PN Junction Diode

- a summary or tutorial giving the essentials or basics of the PN junction diode, including its applications, specifications and parameters and its operation.

The semiconductor diode is widely used within the electronics and semiconductor industry.

It is used in its own right, and as a PN junction it is a critical element in transistors and many other semiconductor devices.

However as a discrete component it is also a key part of many electronic circuits, being used in its own right.

Diodes can be manufactured for a whole variety of applications from very low power signal applications right up to power rectification and the like. The technologies use may also differ and as a result there are many different types of diodes, both in ratings and the functions for which they are intended.

In most cases the basic format for the diode is much the same. The diode contains a PN junction which provides the basic functionality for the device.

What is a diode: the basics

The term PN junction diode is normally reserved for what may be called the basic form of diode, although in reality the term applies to virtually any form of semiconductor diode.

These diodes rely on the properties of semiconductors for their operation.

Note on Semiconductor Theory:

Semiconductors form the basis of today's electronics industry. Everything from simple discrete diodes and transistors through to state of the art microprocessors all relay on semiconductors. The technology relies upon a group of materials called semiconductors which can be doped to give p-type variants where charge carriers are holes and n-type semiconductors where the charge carriers are electrons.

Click on the link for a Semiconductor theory tutorial

Using semiconductor technology, the PN junction diode gains its name from the fact that it is formed from a semiconductor PN junction and by its nature it only allows current to flow in one direction. However the PN junction diode also has other properties that can be used in many other applications. These range from light emission to light detection and variable capacitance to voltage regulation.

The theory behind semiconductor diodes uses the basic semiconductor ideas and applies them to a junction between the two types of semiconductor, p-type where the charge carriers are formed by holes and n-type where the charge carriers are electrons.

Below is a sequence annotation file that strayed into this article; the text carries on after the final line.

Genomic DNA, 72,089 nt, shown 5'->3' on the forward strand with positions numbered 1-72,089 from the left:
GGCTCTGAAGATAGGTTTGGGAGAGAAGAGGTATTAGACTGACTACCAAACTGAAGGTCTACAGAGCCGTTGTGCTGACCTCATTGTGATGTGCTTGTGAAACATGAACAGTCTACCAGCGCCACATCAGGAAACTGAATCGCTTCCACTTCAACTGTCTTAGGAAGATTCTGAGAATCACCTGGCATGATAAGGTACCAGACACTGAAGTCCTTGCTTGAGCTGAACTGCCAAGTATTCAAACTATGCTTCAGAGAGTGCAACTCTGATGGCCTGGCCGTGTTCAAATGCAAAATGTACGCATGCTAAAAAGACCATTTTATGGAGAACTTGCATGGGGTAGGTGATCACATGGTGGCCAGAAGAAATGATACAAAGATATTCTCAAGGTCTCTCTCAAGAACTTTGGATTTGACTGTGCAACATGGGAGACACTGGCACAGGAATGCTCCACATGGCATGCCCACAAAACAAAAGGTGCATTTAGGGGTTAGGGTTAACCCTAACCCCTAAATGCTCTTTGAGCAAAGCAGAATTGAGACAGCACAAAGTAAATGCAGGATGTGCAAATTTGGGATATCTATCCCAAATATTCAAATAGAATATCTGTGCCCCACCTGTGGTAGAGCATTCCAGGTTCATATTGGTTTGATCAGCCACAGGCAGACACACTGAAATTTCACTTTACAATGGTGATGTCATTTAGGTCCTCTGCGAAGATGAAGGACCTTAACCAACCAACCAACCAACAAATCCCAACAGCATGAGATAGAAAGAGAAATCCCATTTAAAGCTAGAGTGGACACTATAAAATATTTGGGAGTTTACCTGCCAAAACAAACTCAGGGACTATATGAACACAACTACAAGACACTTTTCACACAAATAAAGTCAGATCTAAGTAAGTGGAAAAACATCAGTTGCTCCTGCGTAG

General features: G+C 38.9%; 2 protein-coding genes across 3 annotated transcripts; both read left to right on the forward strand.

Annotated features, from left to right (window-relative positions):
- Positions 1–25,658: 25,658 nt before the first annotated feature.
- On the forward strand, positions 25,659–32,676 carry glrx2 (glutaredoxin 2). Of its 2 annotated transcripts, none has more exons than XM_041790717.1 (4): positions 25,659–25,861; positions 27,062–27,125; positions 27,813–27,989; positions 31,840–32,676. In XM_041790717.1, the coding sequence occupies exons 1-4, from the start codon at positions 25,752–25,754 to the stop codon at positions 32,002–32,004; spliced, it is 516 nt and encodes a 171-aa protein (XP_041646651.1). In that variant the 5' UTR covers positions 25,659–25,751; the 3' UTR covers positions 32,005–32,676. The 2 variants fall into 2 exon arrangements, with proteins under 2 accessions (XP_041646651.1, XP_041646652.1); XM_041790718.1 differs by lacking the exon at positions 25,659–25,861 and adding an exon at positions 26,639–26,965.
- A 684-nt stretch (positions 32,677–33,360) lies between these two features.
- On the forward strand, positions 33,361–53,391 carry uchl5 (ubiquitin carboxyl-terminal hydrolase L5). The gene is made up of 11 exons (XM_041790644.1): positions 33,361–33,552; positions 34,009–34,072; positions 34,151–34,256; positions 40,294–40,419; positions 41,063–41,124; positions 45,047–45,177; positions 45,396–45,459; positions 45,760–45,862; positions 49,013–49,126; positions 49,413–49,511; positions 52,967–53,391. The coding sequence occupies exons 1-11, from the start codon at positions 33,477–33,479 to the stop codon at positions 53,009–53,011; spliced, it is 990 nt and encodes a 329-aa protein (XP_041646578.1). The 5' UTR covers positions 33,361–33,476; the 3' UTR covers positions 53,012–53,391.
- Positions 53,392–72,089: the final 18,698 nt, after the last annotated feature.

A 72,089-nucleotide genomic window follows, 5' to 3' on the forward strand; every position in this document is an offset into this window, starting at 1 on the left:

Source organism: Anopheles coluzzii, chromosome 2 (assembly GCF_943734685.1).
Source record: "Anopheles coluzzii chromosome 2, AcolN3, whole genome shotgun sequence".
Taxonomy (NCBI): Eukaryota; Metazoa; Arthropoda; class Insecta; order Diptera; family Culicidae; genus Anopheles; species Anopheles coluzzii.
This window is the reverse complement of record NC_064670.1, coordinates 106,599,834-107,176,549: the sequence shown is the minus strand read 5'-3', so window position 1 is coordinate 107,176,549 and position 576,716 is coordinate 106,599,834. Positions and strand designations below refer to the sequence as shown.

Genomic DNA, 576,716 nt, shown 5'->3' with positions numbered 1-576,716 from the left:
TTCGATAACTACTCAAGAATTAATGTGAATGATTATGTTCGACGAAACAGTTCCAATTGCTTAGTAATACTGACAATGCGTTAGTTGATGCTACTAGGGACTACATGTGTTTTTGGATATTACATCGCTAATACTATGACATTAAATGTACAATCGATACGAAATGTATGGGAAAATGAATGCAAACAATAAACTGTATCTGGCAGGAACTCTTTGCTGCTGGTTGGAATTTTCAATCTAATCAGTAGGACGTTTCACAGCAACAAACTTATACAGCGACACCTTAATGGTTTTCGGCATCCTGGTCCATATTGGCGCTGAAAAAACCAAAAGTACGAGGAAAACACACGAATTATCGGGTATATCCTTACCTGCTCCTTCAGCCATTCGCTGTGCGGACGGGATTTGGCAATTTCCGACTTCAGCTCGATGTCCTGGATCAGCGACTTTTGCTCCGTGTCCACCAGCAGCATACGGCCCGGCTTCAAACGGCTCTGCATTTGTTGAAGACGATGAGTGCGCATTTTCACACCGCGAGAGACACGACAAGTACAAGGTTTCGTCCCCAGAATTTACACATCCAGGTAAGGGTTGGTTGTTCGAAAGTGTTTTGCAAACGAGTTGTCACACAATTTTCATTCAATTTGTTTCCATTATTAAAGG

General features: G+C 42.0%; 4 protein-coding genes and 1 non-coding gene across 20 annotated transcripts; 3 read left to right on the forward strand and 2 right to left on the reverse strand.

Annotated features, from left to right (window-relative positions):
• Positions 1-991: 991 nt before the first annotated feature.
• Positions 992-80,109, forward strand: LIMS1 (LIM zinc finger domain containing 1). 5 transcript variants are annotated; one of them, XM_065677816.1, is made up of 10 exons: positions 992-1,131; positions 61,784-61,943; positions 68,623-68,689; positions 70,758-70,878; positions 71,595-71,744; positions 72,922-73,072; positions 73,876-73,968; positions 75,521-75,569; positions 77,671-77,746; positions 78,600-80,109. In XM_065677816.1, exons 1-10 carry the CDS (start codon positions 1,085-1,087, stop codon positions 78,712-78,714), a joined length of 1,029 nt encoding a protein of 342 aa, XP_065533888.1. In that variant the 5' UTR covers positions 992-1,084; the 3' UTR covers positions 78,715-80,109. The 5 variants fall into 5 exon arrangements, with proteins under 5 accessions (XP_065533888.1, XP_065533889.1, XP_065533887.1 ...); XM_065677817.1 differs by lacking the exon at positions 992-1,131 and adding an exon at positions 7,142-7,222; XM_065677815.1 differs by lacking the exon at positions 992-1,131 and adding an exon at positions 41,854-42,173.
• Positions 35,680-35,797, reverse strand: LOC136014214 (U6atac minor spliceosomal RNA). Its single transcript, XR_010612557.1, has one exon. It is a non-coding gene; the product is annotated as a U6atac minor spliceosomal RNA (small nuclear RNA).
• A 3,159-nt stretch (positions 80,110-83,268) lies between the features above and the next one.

Note on PN Junctions:

The PN junction is a basic structure within semiconductors. As the name implies it is a junction between P-Type and N-Type semiconductor areas. This structure allows current to follow in one direction thereby providing a rectification function.

Click on the link for a PN Junction

The basic form of PN junction finds many uses in electronics circuits. The standard PN junction diodes are available in a variety of forms. They are mainly manufactured from silicon, although germanium diodes are also available. PN junction diodes can also be manufactured from other semiconductor materials, but these are generally specialised diodes used for particular applications.

Diagram of some typical diode outlines against the circuit symbol showing how they cross refer in terms of connections
Diode circuit symbol and common package outlines

As the name indicates a diode has two terminals. These are referred to as the anode and cathode. When in circuit, the current flow (conventional current flow) is across the PN junction diode from the anode to the cathode. As the diode is a one way device, current is inhibited from flowing in the other direction.

The PN junction has the characteristic curve shown below. It can be seen that current is blocked in the reverse direction, although at some stage it will break down. In the forward direction current flows once the 'turn-on' voltage has been exceeded. Typically this is 0.6 to 0.7 volts for silicon diodes and 0.3 to 0.4 volts for germanium. Some diodes such as Schottky diodes or those using different materials, etc will have different characteristics and turn-on voltages.

The diode IV characteristic showing the forward turn on voltage and reverse current blocking until reverse breakdown occurs.
Diode IV characteristic


The PN junction diode may be looked at as the basic or entry level diode. Nevertheless the basic PN junction diode is widely used in many applications from being a signal diode and detector, through being a clamp diode or transient suppressor across inductors or relay coils, through to high power rectification. In all these applications the basic PN junction diode is able to provide a very useful service. As a result, these diodes are use dry the million each day.

By Ian Poole

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